Abdel-Fatah TM, Arora A, Alsubhi N, et al.
Clinicopathological significance of ATM-Chk2 expression in sporadic breast cancers: a comprehensive analysis in large cohorts.
Neoplasia. 2014; 16(11):982-91 [PubMed] Free Access to Full Article Related Publications
ATM-Chk2 network is critical for genomic stability, and its deregulation may influence breast cancer pathogenesis. We investigated ATM and Chk2 protein levels in two cohorts [cohort 1 (n = 1650) and cohort 2 (n = 252)]. ATM and Chk2 mRNA expression was evaluated in the Molecular Taxonomy of Breast Cancer International Consortium cohort (n = 1950). Low nuclear ATM protein level was significantly associated with aggressive breast cancer including larger tumors, higher tumor grade, higher mitotic index, pleomorphism, tumor type, lymphovascular invasion, estrogen receptor (ER)-, PR -, AR -, triple-negative, and basal-like phenotypes (Ps < .05). Breast cancer 1, early onset negative, low XRCC1, low SMUG1, high FEN1, high MIB1, p53 mutants, low MDM2, low Bcl-2, low p21, low Bax, high CDK1, and low Chk2 were also more frequent in tumors with low nuclear ATM level (Ps < .05). Low ATM protein level was significantly associated with poor survival including in patients with ER-negative tumors who received adjuvant anthracycline or cyclophosphamide, methotrexate, and 5-fluorouracil-based adjuvant chemotherapy (Ps < .05). Low nuclear Chk2 protein was likely in ER -/PR -/AR -; HER-2 positive; breast cancer 1, early onset negative; low XRCC1; low SMUG1; low APE1; low polβ; low DNA-PKcs; low ATM; low Bcl-2; and low TOPO2A tumors (P < .05). In patients with ER + tumors who received endocrine therapy or ER-negative tumors who received chemotherapy, nuclear Chk2 levels did not significantly influence survival. In p53 mutant tumors, low ATM (P < .000001) or high Chk2 (P < .01) was associated with poor survival. When investigated together, low-ATM/high-Chk2 tumors have the worst survival (P = .0033). Our data suggest that ATM-Chk2 levels in sporadic breast cancer may have prognostic and predictive significance.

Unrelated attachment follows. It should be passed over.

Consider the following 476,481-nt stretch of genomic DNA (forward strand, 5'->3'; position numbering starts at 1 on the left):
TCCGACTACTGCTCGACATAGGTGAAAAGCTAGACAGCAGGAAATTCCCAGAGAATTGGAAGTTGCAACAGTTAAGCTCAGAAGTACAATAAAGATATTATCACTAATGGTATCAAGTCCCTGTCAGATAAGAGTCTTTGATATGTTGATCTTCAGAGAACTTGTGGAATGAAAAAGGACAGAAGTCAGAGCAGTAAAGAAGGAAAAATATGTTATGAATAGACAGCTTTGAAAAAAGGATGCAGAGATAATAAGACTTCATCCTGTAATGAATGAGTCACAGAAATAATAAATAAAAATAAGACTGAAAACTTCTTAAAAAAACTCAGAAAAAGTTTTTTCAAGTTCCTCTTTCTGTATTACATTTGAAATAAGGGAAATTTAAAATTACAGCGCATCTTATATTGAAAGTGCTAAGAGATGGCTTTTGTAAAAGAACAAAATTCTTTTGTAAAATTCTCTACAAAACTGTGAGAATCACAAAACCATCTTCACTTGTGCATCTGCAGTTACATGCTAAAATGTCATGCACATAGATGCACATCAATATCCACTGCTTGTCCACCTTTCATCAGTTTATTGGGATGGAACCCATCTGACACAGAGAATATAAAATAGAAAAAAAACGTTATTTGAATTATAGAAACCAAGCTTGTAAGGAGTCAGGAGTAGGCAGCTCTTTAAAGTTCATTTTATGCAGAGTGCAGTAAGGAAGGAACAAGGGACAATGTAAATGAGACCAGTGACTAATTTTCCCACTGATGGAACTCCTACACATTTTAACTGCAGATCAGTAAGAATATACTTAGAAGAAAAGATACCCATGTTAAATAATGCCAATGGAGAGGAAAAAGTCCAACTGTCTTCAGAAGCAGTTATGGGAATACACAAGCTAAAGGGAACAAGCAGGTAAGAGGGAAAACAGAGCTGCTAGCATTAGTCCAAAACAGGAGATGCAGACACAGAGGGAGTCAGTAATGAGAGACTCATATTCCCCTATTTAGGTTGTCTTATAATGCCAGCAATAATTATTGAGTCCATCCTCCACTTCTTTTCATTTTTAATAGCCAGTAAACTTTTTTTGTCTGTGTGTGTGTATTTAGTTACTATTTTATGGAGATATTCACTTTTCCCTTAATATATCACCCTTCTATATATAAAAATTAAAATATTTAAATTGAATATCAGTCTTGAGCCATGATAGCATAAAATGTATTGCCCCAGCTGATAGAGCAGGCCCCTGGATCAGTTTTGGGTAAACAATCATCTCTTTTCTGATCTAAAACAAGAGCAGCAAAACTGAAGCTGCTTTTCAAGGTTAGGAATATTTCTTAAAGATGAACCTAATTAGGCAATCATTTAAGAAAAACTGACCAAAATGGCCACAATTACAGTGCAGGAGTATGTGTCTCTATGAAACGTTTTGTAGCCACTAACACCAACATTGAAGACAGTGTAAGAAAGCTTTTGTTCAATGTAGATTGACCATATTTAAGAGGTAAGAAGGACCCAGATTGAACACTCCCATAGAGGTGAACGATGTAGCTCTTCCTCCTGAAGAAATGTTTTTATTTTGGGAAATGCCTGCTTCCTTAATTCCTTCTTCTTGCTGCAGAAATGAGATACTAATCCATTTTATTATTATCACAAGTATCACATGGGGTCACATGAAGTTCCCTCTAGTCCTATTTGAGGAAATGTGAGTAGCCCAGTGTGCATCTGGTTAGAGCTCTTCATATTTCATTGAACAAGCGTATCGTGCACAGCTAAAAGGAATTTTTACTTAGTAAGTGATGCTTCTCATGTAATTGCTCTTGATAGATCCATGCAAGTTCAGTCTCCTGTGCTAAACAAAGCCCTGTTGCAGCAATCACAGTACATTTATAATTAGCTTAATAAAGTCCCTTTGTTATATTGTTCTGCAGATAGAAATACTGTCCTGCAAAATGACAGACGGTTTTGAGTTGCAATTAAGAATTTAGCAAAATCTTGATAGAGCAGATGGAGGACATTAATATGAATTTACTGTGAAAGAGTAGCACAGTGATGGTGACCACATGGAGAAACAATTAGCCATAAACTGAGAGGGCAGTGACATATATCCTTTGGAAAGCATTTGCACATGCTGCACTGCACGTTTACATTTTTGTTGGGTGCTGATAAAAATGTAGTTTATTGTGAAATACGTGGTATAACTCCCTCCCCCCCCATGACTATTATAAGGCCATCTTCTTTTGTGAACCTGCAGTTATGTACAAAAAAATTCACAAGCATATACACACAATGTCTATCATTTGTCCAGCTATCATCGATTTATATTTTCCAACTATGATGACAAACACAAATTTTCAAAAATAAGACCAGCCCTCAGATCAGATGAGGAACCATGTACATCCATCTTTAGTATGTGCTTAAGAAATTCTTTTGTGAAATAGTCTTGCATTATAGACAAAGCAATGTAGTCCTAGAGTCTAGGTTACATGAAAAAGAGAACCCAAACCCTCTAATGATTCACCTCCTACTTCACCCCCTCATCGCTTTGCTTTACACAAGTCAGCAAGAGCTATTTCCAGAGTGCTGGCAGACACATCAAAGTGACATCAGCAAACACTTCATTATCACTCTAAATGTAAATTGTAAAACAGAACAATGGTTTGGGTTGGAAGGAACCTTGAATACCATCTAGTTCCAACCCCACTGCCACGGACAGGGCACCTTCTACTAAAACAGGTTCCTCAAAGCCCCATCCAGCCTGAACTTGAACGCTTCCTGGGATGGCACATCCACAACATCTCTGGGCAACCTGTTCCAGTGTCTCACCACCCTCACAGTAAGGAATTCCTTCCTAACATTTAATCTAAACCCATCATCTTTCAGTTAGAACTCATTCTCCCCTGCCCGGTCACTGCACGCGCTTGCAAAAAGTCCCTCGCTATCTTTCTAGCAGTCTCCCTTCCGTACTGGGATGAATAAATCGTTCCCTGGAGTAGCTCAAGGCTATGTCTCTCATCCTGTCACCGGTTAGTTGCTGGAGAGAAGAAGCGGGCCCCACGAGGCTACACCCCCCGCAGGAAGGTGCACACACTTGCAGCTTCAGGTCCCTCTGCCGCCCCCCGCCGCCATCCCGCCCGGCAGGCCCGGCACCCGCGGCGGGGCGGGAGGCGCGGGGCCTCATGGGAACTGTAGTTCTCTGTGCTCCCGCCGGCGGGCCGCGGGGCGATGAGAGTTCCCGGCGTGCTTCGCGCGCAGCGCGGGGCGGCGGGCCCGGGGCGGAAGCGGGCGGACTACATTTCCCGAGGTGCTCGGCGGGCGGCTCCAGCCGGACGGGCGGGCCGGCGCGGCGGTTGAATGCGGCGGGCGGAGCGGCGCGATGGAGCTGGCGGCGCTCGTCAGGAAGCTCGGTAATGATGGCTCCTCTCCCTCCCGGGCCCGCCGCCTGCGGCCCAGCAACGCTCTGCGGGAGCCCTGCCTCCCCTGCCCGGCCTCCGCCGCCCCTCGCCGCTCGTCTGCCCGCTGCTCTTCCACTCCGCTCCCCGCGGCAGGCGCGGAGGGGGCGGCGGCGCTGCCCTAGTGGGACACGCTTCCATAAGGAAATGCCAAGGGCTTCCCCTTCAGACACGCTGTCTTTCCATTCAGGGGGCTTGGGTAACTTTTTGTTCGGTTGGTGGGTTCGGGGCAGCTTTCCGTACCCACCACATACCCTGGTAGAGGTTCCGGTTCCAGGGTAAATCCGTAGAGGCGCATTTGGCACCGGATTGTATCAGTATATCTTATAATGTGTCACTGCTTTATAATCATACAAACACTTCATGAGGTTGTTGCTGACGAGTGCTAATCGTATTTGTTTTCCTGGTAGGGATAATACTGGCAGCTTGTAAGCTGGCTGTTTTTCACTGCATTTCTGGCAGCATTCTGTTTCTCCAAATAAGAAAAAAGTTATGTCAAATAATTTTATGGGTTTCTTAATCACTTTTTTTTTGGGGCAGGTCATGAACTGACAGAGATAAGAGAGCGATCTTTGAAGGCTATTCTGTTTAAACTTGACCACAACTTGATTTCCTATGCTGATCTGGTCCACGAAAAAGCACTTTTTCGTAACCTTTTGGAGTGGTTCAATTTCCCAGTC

Yong KJ, Milenic DE, Baidoo KE, Brechbiel MW
Impact of α-targeted radiation therapy on gene expression in a pre-clinical model for disseminated peritoneal disease when combined with paclitaxel.
PLoS One. 2014; 9(9):e108511 [PubMed] Free Access to Full Article Related Publications
To better understand the molecular basis of the enhanced cell killing effected by the combined modality of paclitaxel and ²¹²Pb-trastuzumab (Pac/²¹²Pb-trastuzumab), gene expression in LS-174T i.p. xenografts was investigated 24 h after treatment. Employing a real time quantitative PCR array (qRT-PCR array), 84 DNA damage response genes were quantified. Differentially expressed genes following therapy with Pac/²¹²Pb-trastuzumab included those involved in apoptosis (BRCA1, CIDEA, GADD45α, GADD45γ, GML, IP6K3, PCBP4, PPP1R15A, RAD21, and p73), cell cycle (BRCA1, CHK1, CHK2, GADD45α, GML, GTSE1, NBN, PCBP4, PPP1R15A, RAD9A, and SESN1), and damaged DNA repair (ATRX, BTG2, EXO1, FEN1, IGHMBP2, OGG1, MSH2, MUTYH, NBN, PRKDC, RAD21, and p73). This report demonstrates that the increased stressful growth arrest conditions induced by the Pac/²¹²Pb-trastuzumab treatment suppresses cell proliferation through the regulation of genes which are involved in apoptosis and damaged DNA repair including single and double strand DNA breaks. Furthermore, the study demonstrates that ²¹²Pb-trastuzumab potentiation of cell killing efficacy results from the perturbation of genes related to the mitotic spindle checkpoint and BASC (BRCA1-associated genome surveillance complex), suggesting cross-talk between DNA damage repair and the spindle damage response.

Abdel-Fatah TM, Perry C, Arora A, et al.
Is there a role for base excision repair in estrogen/estrogen receptor-driven breast cancers?
Antioxid Redox Signal. 2014; 21(16):2262-8 [PubMed] Free Access to Full Article Related Publications